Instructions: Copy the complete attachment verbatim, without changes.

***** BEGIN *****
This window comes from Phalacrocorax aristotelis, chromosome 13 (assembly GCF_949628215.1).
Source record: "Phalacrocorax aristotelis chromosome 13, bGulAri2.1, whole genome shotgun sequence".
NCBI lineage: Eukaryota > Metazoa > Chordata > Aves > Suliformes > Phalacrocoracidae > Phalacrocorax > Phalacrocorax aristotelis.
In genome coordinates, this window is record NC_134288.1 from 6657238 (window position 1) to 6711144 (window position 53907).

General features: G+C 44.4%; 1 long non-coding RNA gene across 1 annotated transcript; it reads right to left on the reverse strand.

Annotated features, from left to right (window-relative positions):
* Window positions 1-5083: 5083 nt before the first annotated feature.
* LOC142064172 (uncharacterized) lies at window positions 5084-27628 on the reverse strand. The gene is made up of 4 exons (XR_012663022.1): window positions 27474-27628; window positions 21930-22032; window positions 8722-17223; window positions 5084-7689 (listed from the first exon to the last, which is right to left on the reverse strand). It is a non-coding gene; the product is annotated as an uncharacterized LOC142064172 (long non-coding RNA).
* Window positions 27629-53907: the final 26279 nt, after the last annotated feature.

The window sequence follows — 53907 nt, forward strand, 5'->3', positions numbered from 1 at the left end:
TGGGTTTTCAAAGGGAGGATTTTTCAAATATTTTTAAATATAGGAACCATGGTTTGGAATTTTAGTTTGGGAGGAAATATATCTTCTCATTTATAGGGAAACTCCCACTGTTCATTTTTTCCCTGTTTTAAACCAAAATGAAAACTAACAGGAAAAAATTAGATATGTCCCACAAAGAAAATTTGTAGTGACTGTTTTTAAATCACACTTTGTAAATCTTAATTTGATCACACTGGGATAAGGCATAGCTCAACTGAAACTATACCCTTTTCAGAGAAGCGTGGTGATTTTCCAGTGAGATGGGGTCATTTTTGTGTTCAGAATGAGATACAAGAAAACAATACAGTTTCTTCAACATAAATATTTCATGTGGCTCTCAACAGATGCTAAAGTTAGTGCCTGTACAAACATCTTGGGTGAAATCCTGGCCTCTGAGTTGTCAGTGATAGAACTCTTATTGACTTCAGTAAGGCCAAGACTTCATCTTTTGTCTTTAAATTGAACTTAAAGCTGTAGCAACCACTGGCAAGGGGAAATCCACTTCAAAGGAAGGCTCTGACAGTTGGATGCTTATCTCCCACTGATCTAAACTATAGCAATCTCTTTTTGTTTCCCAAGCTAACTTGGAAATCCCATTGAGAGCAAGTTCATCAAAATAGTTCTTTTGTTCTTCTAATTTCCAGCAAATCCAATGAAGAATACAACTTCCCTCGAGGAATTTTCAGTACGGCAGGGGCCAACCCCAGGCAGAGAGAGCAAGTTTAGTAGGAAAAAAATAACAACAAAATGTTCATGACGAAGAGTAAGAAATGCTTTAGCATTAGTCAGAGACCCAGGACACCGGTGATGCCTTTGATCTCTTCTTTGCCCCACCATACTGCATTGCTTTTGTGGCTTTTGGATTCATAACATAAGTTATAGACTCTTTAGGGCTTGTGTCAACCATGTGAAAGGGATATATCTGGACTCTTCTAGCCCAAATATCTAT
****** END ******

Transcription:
This window comes from Phalacrocorax aristotelis, chromosome 13 (assembly GCF_949628215.1).
Source record: "Phalacrocorax aristotelis chromosome 13, bGulAri2.1, whole genome shotgun sequence".
NCBI lineage: Eukaryota > Metazoa > Chordata > Aves > Suliformes > Phalacrocoracidae > Phalacrocorax > Phalacrocorax aristotelis.
In genome coordinates, this window is record NC_134288.1 from 6657238 (window position 1) to 6711144 (window position 53907).

General features: G+C 44.4%; 1 long non-coding RNA gene across 1 annotated transcript; it reads right to left on the reverse strand.

Annotated features, from left to right (window-relative positions):
* Window positions 1-5083: 5083 nt before the first annotated feature.
* LOC142064172 (uncharacterized) lies at window positions 5084-27628 on the reverse strand. The gene is made up of 4 exons (XR_012663022.1): window positions 27474-27628; window positions 21930-22032; window positions 8722-17223; window positions 5084-7689 (listed from the first exon to the last, which is right to left on the reverse strand). It is a non-coding gene; the product is annotated as an uncharacterized LOC142064172 (long non-coding RNA).
* Window positions 27629-53907: the final 26279 nt, after the last annotated feature.

The window sequence follows — 53907 nt, forward strand, 5'->3', positions numbered from 1 at the left end:
TGGGTTTTCAAAGGGAGGATTTTTCAAATATTTTTAAATATAGGAACCATGGTTTGGAATTTTAGTTTGGGAGGAAATATATCTTCTCATTTATAGGGAAACTCCCACTGTTCATTTTTTCCCTGTTTTAAACCAAAATGAAAACTAACAGGAAAAAATTAGATATGTCCCACAAAGAAAATTTGTAGTGACTGTTTTTAAATCACACTTTGTAAATCTTAATTTGATCACACTGGGATAAGGCATAGCTCAACTGAAACTATACCCTTTTCAGAGAAGCGTGGTGATTTTCCAGTGAGATGGGGTCATTTTTGTGTTCAGAATGAGATACAAGAAAACAATACAGTTTCTTCAACATAAATATTTCATGTGGCTCTCAACAGATGCTAAAGTTAGTGCCTGTACAAACATCTTGGGTGAAATCCTGGCCTCTGAGTTGTCAGTGATAGAACTCTTATTGACTTCAGTAAGGCCAAGACTTCATCTTTTGTCTTTAAATTGAACTTAAAGCTGTAGCAACCACTGGCAAGGGGAAATCCACTTCAAAGGAAGGCTCTGACAGTTGGATGCTTATCTCCCACTGATCTAAACTATAGCAATCTCTTTTTGTTTCCCAAGCTAACTTGGAAATCCCATTGAGAGCAAGTTCATCAAAATAGTTCTTTTGTTCTTCTAATTTCCAGCAAATCCAATGAAGAATACAACTTCCCTCGAGGAATTTTCAGTACGGCAGGGGCCAACCCCAGGCAGAGAGAGCAAGTTTAGTAGGAAAAAAATAACAACAAAATGTTCATGACGAAGAGTAAGAAATGCTTTAGCATTAGTCAGAGACCCAGGACACCGGTGATGCCTTTGATCTCTTCTTTGCCCCACCATACTGCATTGCTTTTGTGGCTTTTGGATTCATAACATAAGTTATAGACTCTTTAGGGCTTGTGTCAACCATGTGAAAGGGATATATCTGGACTCTTCTAGCCCAAATATCTAT